To receive or maintain a temple recommend, Mormons must answer certain standardized questions. The stake president says on the recording that the question Call could not answer honestly asks, “do you support, affiliate with or agree with any group or individuals whose teaching or practices are contrary to or opposed to those accepted by The Church of Jesus Christ of Latter-day Saints?” The stake president goes on to say that that question applies to Call’s gay friends “because of the moral decay that is going in the world and that’s part of it. The church opposes the relationship between a man and a man and a woman and a woman, and you’re associating with those individuals. I don’t know how to get around that.”

“So what are you going to do?” Call asked.

“You’re going to have to look for a job,” the stake president replied.

In an e-mailed statement, LDS Church spokesman Scott Trotter said, “All church employees are required to have a current temple recommend. Worthiness to hold a temple recommend is determined between each individual member and his or her local ecclesiastical leaders.”

That’s the problem, says Dave Melson, president of Affirmation, a group for queer Mormons. The Maryland-based president of the national organization complains that LDS Church discipline in regards to homosexuality is inconsistent and often unfair. “You can go to one ward where you can be openly gay and your husband can hold a church calling [but] you go to the next ward over where you can be excommunicated simply for being gay. I’ve seen that literally,” Melson says.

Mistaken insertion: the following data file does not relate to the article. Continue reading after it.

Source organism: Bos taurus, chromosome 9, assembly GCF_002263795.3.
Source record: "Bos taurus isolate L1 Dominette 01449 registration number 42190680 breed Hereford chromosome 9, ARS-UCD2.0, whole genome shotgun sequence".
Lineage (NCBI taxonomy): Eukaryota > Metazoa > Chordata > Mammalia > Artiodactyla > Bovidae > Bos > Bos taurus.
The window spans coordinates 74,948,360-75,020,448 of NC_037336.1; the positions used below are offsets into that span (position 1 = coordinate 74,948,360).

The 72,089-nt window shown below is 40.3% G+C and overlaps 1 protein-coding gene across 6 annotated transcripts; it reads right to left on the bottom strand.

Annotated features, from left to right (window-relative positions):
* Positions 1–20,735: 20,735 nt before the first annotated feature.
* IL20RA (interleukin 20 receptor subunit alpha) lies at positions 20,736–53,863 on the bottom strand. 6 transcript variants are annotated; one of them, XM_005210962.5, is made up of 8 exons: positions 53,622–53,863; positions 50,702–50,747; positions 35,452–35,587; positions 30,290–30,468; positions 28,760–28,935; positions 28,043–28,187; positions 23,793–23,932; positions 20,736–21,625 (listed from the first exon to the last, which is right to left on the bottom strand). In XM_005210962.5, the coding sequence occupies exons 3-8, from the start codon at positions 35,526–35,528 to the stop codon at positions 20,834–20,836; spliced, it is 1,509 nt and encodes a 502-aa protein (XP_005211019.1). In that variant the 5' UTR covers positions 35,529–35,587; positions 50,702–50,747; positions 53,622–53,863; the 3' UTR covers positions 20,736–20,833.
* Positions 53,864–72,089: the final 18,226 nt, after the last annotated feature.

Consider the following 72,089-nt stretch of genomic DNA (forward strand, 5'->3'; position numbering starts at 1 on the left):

Melson’s group is working with the LDS Church to develop training manuals for ecclesiastical leaders on how to respond to gay issues.

In 2008, the LDS Church supported passage of an employment nondiscrimination ordinance in Salt Lake City that—if it did not contain a religious exemption—would have made Call’s firing illegal. Brandie Balken of Equality Utah said Salt Lake City’s employment nondiscrimination ordinance—now duplicated in 11 Utah municipalities—protects workers from being fired for being gay, being perceived as gay or even just for associating with gay people. Balken said virtually all nondiscrimination laws across the country exempt religious organizations and that Equality Utah has not worked to change that. “The religious exemptions have consistently been in deference to the First Amendment of our Constitution,” she says.